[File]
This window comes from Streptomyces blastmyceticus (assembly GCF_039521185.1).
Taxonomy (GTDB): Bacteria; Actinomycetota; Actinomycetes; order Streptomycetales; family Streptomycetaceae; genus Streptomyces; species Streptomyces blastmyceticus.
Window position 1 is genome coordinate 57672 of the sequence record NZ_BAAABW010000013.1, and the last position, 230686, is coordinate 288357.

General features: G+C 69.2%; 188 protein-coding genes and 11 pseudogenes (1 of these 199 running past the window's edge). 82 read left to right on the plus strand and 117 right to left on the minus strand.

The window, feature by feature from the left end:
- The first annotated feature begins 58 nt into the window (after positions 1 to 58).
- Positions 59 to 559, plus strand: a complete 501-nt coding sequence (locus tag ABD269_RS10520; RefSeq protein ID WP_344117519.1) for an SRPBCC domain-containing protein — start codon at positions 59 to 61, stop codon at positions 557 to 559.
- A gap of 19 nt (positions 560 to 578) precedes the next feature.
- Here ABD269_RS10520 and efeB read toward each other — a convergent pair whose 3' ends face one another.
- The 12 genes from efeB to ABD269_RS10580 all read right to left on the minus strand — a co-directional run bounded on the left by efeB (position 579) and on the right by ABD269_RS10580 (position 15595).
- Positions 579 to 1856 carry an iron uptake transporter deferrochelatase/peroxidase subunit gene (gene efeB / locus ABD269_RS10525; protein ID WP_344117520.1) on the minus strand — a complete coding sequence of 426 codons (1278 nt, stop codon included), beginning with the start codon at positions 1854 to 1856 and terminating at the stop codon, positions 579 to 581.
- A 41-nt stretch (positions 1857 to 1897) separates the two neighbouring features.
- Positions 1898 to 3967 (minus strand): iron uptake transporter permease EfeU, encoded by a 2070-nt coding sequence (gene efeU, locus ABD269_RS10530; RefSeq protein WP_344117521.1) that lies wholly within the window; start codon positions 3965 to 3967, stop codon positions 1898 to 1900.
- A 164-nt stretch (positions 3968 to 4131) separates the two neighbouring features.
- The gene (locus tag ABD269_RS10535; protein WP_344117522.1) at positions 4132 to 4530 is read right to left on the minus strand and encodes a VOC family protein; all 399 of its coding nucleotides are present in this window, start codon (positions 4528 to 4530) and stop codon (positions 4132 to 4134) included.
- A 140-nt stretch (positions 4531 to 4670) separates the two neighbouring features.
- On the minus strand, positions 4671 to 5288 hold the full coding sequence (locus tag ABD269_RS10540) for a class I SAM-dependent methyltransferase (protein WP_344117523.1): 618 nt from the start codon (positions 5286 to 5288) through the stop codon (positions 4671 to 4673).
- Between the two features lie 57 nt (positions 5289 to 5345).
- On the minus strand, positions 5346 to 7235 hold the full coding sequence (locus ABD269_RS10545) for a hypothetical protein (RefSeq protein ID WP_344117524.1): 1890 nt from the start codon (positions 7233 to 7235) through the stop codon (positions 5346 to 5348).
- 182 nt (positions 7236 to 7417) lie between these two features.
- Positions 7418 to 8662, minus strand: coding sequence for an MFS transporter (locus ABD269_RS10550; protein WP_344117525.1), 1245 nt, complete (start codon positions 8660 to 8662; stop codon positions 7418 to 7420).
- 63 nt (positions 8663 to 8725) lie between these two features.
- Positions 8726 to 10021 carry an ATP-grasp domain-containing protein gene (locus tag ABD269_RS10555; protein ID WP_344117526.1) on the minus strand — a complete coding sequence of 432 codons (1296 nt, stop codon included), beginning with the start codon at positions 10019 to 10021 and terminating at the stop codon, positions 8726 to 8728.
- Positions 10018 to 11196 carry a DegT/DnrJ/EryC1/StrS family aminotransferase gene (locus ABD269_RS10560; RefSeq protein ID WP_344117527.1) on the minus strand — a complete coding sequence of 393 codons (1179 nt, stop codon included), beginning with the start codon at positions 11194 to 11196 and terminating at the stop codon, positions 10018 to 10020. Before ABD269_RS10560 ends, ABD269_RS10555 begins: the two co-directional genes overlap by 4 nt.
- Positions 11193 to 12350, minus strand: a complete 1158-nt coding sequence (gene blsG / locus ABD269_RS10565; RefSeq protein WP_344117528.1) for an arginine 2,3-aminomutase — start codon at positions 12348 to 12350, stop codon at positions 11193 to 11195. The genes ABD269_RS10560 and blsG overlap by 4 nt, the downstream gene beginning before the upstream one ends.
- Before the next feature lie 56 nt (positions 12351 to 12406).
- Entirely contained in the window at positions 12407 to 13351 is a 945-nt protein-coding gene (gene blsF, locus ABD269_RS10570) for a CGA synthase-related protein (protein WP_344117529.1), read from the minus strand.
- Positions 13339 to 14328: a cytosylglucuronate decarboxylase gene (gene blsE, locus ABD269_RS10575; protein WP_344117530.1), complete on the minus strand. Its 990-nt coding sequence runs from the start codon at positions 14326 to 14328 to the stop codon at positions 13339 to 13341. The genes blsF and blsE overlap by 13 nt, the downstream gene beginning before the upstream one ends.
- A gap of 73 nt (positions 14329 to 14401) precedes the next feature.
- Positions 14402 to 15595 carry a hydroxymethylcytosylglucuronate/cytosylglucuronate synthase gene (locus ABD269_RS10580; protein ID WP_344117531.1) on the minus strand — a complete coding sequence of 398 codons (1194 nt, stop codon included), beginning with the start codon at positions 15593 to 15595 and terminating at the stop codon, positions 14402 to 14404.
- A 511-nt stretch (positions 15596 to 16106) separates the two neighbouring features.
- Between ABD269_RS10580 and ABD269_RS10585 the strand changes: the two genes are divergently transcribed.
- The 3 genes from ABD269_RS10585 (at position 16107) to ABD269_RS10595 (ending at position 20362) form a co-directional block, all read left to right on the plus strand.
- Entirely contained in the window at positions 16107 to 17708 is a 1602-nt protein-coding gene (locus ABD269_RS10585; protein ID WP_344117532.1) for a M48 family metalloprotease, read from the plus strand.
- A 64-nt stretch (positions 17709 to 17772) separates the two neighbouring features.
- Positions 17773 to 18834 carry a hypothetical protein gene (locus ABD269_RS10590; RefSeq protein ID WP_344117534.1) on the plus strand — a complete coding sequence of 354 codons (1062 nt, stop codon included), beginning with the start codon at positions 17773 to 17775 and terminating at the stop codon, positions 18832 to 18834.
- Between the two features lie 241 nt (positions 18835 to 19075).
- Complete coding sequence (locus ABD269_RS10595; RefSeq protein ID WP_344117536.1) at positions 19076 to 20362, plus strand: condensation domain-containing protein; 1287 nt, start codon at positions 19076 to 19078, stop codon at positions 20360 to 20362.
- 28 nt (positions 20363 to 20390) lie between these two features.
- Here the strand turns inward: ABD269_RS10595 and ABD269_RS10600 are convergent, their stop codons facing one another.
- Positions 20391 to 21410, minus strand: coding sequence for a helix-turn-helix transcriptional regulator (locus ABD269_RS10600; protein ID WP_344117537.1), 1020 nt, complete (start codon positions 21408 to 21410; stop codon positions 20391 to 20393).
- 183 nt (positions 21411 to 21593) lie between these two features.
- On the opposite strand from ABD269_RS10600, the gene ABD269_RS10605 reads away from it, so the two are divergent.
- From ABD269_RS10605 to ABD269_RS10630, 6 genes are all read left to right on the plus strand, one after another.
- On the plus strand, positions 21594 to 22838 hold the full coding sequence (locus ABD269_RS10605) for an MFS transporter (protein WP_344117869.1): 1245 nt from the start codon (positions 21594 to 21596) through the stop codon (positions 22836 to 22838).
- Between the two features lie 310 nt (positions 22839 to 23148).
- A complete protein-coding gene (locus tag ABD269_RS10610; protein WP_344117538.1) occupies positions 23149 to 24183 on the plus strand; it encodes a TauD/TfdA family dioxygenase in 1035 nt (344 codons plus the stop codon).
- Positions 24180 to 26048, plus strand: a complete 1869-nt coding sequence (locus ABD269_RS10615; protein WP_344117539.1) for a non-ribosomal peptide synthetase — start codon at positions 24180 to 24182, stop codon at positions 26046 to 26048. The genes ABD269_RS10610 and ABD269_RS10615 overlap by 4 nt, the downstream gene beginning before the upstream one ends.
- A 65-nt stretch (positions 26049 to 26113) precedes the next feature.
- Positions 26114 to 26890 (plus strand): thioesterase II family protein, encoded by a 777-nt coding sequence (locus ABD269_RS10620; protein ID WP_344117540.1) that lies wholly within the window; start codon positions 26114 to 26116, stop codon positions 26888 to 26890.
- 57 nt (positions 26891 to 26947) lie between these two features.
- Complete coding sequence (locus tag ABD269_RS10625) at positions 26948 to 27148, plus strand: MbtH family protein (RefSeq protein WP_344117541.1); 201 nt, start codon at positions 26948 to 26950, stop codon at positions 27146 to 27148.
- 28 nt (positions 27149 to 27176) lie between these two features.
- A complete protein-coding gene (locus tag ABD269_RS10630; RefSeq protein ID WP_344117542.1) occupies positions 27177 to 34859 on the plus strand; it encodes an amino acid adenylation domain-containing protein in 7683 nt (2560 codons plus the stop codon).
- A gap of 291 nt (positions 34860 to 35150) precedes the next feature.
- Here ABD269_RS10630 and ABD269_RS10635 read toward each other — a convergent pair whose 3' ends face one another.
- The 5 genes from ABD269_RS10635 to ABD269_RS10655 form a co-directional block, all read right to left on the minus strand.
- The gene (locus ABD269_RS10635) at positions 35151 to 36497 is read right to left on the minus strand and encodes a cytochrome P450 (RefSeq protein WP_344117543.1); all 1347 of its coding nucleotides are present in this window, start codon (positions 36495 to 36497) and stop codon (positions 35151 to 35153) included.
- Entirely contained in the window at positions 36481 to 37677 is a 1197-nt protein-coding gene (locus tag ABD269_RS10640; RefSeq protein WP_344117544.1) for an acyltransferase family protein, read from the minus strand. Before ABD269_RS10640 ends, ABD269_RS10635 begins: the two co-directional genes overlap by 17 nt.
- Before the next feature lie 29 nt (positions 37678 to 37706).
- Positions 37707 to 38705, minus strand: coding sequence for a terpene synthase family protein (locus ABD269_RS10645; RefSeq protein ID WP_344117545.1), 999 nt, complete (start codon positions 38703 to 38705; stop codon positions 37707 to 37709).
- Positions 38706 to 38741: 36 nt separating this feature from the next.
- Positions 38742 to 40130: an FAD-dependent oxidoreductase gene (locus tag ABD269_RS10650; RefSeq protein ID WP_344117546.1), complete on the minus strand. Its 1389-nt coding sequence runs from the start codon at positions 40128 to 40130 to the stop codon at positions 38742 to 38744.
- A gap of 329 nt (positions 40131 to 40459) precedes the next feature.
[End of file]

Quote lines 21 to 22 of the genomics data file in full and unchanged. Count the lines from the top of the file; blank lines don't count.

- Positions 7418 to 8662, minus strand: coding sequence for an MFS transporter (locus ABD269_RS10550; protein WP_344117525.1), 1245 nt, complete (start codon positions 8660 to 8662; stop codon positions 7418 to 7420).
- 63 nt (positions 8663 to 8725) lie between these two features.